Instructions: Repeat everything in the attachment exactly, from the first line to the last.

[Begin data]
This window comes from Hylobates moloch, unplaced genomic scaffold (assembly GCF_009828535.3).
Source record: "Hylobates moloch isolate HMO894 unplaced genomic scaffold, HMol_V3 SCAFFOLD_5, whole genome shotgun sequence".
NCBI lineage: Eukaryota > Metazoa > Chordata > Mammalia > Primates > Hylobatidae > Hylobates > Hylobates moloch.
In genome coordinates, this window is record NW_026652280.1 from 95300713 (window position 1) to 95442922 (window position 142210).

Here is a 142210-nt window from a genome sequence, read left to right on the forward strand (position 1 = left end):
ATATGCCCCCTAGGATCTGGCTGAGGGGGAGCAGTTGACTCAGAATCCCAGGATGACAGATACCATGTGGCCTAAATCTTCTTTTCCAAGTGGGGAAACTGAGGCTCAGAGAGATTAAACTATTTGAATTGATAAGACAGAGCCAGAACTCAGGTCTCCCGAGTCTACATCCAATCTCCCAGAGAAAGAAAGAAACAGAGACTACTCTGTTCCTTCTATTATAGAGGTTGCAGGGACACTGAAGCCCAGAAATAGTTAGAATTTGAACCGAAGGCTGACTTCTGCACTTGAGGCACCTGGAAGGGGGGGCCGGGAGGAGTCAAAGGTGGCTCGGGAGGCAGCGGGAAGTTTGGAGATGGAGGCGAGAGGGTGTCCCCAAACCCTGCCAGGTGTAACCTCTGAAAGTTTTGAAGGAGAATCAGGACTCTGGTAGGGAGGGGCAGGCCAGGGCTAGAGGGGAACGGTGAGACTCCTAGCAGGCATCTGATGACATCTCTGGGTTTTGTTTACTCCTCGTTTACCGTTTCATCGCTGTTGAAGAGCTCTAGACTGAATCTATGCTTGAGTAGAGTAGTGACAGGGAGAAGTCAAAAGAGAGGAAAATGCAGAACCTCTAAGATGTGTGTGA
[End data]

This window comes from Hylobates moloch, unplaced genomic scaffold (assembly GCF_009828535.3).
Source record: "Hylobates moloch isolate HMO894 unplaced genomic scaffold, HMol_V3 SCAFFOLD_5, whole genome shotgun sequence".
NCBI lineage: Eukaryota > Metazoa > Chordata > Mammalia > Primates > Hylobatidae > Hylobates > Hylobates moloch.
In genome coordinates, this window is record NW_026652280.1 from 95300713 (window position 1) to 95442922 (window position 142210).

Here is a 142210-nt window from a genome sequence, read left to right on the forward strand (position 1 = left end):
ATATGCCCCCTAGGATCTGGCTGAGGGGGAGCAGTTGACTCAGAATCCCAGGATGACAGATACCATGTGGCCTAAATCTTCTTTTCCAAGTGGGGAAACTGAGGCTCAGAGAGATTAAACTATTTGAATTGATAAGACAGAGCCAGAACTCAGGTCTCCCGAGTCTACATCCAATCTCCCAGAGAAAGAAAGAAACAGAGACTACTCTGTTCCTTCTATTATAGAGGTTGCAGGGACACTGAAGCCCAGAAATAGTTAGAATTTGAACCGAAGGCTGACTTCTGCACTTGAGGCACCTGGAAGGGGGGGCCGGGAGGAGTCAAAGGTGGCTCGGGAGGCAGCGGGAAGTTTGGAGATGGAGGCGAGAGGGTGTCCCCAAACCCTGCCAGGTGTAACCTCTGAAAGTTTTGAAGGAGAATCAGGACTCTGGTAGGGAGGGGCAGGCCAGGGCTAGAGGGGAACGGTGAGACTCCTAGCAGGCATCTGATGACATCTCTGGGTTTTGTTTACTCCTCGTTTACCGTTTCATCGCTGTTGAAGAGCTCTAGACTGAATCTATGCTTGAGTAGAGTAGTGACAGGGAGAAGTCAAAAGAGAGGAAAATGCAGAACCTCTAAGATGTGTGTGA